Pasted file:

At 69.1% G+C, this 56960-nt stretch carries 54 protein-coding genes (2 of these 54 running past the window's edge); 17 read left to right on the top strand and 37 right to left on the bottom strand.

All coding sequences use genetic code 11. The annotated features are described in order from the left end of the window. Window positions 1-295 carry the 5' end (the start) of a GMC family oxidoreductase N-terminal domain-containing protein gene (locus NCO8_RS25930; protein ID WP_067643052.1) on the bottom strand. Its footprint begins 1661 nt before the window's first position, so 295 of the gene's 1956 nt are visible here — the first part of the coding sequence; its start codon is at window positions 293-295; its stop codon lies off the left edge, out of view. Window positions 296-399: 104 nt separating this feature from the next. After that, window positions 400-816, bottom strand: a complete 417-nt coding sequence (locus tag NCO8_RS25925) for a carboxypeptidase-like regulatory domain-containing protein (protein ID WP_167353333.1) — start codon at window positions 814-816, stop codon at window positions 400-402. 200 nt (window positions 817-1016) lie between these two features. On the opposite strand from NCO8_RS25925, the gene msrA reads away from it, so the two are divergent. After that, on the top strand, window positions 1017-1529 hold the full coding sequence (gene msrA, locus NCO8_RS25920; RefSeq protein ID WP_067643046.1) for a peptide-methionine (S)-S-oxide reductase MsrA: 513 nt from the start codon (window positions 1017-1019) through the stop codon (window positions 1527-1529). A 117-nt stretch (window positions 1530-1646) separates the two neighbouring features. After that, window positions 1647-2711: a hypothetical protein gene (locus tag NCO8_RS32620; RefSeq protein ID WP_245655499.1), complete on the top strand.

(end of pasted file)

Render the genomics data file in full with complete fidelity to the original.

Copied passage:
At 69.1% G+C, this 56960-nt stretch carries 54 protein-coding genes (2 of these 54 running past the window's edge); 17 read left to right on the top strand and 37 right to left on the bottom strand.

All coding sequences use genetic code 11. The annotated features are described in order from the left end of the window. Window positions 1-295 carry the 5' end (the start) of a GMC family oxidoreductase N-terminal domain-containing protein gene (locus NCO8_RS25930; protein ID WP_067643052.1) on the bottom strand. Its footprint begins 1661 nt before the window's first position, so 295 of the gene's 1956 nt are visible here — the first part of the coding sequence; its start codon is at window positions 293-295; its stop codon lies off the left edge, out of view. Window positions 296-399: 104 nt separating this feature from the next. After that, window positions 400-816, bottom strand: a complete 417-nt coding sequence (locus tag NCO8_RS25925) for a carboxypeptidase-like regulatory domain-containing protein (protein ID WP_167353333.1) — start codon at window positions 814-816, stop codon at window positions 400-402. 200 nt (window positions 817-1016) lie between these two features. On the opposite strand from NCO8_RS25925, the gene msrA reads away from it, so the two are divergent. After that, on the top strand, window positions 1017-1529 hold the full coding sequence (gene msrA, locus NCO8_RS25920; RefSeq protein ID WP_067643046.1) for a peptide-methionine (S)-S-oxide reductase MsrA: 513 nt from the start codon (window positions 1017-1019) through the stop codon (window positions 1527-1529). A 117-nt stretch (window positions 1530-1646) separates the two neighbouring features. After that, window positions 1647-2711: a hypothetical protein gene (locus tag NCO8_RS32620; RefSeq protein ID WP_245655499.1), complete on the top strand.